Augustus (late 1st century BCE – 1st century CE)
Renovations / Excavations
Severan renovaitons in the 3rd. cent. CE.; theatre in use until 1000 / 1173 CE; Palazzo Maggi Gambara built over the left side of the scaenae frons and stage in the 14th cent. CE.
Cavea Width: 88 meters
Orchestra Width: 46 meters
Brixia (modern Brescia, Italy). Roman Theatre. Imposing remains of outer cavea walls; parts of stage area visible; still partly covered by later buildings. Cavea width: 90 m with ima, media, and suma levels, orchestra width: 49 m; 3-story scaenae frons (now gone) with entrances for actors; stone supports for 49 m. wide stage; capacity: 15,000; 27 BCE / 14 CE with major enlargement by Vespasianus in 73 CE; remodeled under the Severan emperors of the 3rd cent. CE.
Brixia, Roman Theatre (from Brixia Museum Signage)
The building used for theatrical performances in ancient Brixia was constructed on the slope of Cidneo Hill near the Capitolium and the Forum, easily accessible from the Decumanus maximus. The building itself dates from the time of Augustus (late 1st century BCE – early 1st century CE) and over the years was enlarged and improved, the architectural decoration of the stage building was renovated in the 2nd/3rd century AD.
The auditorium or cavea was formed of robust semicircular tunnels which served as foundations for the overlying stepped seating, although to the north the uppermost walls stand directly on the underlying rock of the hill. An arrangement of staircases rising from the curved underground passageways allowed theatregoers to make their way from the entrances to the three sections of the cavea (lower, middle and upper, known respectively as ima, media and summa).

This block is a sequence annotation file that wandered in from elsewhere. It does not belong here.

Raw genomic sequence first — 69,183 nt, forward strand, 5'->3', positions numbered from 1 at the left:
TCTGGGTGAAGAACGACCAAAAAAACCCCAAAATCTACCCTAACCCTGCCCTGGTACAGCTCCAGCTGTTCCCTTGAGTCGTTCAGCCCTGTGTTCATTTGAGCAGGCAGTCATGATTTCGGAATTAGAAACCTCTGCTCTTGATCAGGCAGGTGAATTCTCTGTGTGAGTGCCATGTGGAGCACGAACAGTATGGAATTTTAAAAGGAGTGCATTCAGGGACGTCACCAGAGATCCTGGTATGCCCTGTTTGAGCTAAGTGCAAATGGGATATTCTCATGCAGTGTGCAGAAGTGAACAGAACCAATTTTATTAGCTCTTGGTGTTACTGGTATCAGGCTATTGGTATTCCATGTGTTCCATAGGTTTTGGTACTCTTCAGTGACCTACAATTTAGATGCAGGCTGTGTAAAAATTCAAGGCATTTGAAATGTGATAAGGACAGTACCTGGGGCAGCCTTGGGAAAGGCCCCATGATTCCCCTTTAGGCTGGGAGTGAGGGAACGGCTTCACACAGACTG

The theatre stage back wall closed off the auditorium to the south. It was as high as the uppermost tier of seating (about 30 meters) and composed of three stories, with architectural ornamentation in polychrome marbles (columns with capitals, arches, pediments and niches). There were three apertures allowing stage entrance for actors: the valva regia for the protagonist and two lateral doors or hospitales. In front of the stage building was the stage itself, of which survive two parallel lines of small stone pillars that would have supported the stage floor of wooden planking.
The theatre remained in use until the late Roman period (late 4th -early 5th century CE). In the 11th/12th century the stage building collapsed, probably because of an earthquake, and the structure was exploited as source of stone for construction work. Its use is recorded as court for public hearings in the 12th century, but the ruins were soon covered by earth that slid down from the hillside behind. In the 13th century building work was started in the area – then property of the aristocratic Maggi family – on the construction of the mansion that still today stands on some of the ruins of the Roman theatre.
Brixia Archeological Site Signage, accessed 4/28/2015
The Roman theatre at Colonia Civica Augusta Brixia. Corvinus. Author: Laurens Dragstra
https://corvinus.nl/2020/03/16/brescia-capitolium-and-roman-theatre/. Assessed 6/15/2022
Colonia Civica Augusta Brixia had a theatre as early as the Augustan age (27 BCE – 14 CE). However, the immense theatre that stood directly east of the Capitolium must be attributed to Vespasianus, who had it built in 73 as part of his forum project. It has been estimated that it could accommodate about 15.000 spectators, which makes it one of the largest in Northern Italy. The theatre was remodeled under the Severan emperors of the third century and was used for large public assemblies until well after the year 1000 – according to one source until 1076, according to another until 1173. Fairly large chunks of the seating section of the theatre, the cavea, have been preserved, but the permanent background, the scaenae frons, is completely gone. In the fourteenth century, the nice-looking Palazzo Maggi Gambara was built over the left side of the scaenae frons and the stage. If we study the right side of the building, we will see how elements from the Roman theatre were incorporated into the foundations of the palazzo.
For the full article see: https://corvinus.nl/2020/03/16/brescia-capitolium-and-roman-theatre/. Assessed 6/15/2022.